Google Maps has moved on from the big intersections and broad avenues in Paris to the tiny pedestrian walkways so that Street View covers all these nooks and crannies. “The idea is to be able to offer 360-degree images of places that were inaccessible before,” Google spokesperson Anne-Gabrielle Dauba-Pantanacce said in an interview. The fact that Google wants to conquer all the streets by photo is not really a surprise. However, how they do it is fairly interesting. Ironically, all these photos must be taken “by hand” — i.e. on a goofy-looking tricycle that sports a long pole in the back.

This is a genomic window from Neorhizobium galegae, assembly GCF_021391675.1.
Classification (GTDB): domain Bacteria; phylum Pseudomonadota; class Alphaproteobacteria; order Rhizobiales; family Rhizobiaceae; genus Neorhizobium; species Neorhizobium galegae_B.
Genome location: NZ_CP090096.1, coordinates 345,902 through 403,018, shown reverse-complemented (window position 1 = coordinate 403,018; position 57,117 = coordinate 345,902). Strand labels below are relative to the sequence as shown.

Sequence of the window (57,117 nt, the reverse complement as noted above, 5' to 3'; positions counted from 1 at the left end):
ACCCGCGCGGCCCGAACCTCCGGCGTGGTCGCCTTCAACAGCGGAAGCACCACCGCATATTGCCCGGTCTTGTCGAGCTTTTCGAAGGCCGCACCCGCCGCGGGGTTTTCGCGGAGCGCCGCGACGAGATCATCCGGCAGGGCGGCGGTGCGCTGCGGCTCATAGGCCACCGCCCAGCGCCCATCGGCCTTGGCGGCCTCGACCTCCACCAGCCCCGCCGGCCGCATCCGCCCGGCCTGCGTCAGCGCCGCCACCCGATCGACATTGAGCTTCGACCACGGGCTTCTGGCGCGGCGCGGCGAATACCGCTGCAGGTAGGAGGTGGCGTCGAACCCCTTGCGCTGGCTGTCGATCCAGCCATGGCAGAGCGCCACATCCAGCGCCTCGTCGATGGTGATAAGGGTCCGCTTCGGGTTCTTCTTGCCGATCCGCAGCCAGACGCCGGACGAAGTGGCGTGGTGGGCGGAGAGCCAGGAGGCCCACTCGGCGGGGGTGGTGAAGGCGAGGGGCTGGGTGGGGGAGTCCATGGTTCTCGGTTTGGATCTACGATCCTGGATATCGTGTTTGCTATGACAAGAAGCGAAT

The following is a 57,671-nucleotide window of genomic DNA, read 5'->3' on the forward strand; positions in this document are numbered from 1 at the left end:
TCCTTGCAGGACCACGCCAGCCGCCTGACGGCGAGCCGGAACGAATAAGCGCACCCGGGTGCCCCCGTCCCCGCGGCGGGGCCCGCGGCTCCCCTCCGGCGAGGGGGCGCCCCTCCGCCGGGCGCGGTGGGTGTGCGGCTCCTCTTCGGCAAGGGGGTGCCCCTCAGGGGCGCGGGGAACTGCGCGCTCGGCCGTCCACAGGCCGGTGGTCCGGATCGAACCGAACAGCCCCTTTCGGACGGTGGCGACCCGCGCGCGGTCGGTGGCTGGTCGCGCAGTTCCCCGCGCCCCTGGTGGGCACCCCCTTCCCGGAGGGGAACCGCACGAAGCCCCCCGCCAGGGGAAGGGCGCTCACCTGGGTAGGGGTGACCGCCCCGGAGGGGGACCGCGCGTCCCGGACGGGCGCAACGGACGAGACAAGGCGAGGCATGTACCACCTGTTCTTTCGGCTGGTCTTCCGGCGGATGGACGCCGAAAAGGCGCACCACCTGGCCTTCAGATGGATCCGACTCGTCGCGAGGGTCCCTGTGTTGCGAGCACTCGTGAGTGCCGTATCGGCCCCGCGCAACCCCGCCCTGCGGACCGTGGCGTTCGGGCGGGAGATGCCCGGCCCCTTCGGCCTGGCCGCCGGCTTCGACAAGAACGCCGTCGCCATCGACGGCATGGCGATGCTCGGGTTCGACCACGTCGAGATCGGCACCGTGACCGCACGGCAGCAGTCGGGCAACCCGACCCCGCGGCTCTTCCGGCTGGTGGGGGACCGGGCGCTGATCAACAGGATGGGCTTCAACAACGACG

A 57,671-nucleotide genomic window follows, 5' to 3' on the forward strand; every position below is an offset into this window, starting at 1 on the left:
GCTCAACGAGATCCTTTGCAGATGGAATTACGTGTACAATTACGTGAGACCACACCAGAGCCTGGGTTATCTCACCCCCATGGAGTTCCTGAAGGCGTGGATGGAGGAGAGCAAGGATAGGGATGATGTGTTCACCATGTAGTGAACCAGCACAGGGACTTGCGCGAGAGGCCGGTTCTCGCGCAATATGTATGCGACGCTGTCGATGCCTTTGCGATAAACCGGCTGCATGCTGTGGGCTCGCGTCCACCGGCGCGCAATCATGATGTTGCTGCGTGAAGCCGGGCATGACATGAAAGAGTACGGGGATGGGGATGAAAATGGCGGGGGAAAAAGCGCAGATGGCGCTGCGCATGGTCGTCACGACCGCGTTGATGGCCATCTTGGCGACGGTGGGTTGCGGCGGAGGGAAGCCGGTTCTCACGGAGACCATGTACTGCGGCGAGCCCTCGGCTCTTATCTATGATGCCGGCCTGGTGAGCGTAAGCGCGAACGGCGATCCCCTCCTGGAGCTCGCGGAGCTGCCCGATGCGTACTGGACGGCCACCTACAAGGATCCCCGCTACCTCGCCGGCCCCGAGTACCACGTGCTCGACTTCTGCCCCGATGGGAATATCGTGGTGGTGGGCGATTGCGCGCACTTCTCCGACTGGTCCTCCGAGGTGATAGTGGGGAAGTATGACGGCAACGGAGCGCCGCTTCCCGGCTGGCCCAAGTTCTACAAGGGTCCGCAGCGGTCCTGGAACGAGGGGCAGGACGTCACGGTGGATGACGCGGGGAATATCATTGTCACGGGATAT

The pole holds an octagonal platform with eight cameras on the sides and one on top. Every minute, the cameras take bursts of high-definition photos to allow online users to get a virtual tour of the area. The riders, decked out in Google T-shirts and white helmets, are currently visiting well-known sites such as the Chateau de Versailles west of Paris, the Jardin du Luxembourg on the city’s Left Bank, and Les Halles in the busy center of the French capital; they’ll be done mapping Paris as of the August 20. Northern France is next, and then in the fall, the south. Similar tricycles already hit the UK and Italy earlier this year, but Greece is not next on the list; authorities there want more privacy safeguards in place before they allow the cameras in. As for the bikers themselves, they’re enjoying their time cruising the city. “I rode two hours this morning,” said 25-year-old Gregory Landais, who was taking a break after cruising through La Defense, France’s touch of Manhattan. “For a site like this, it can take up to five hours.”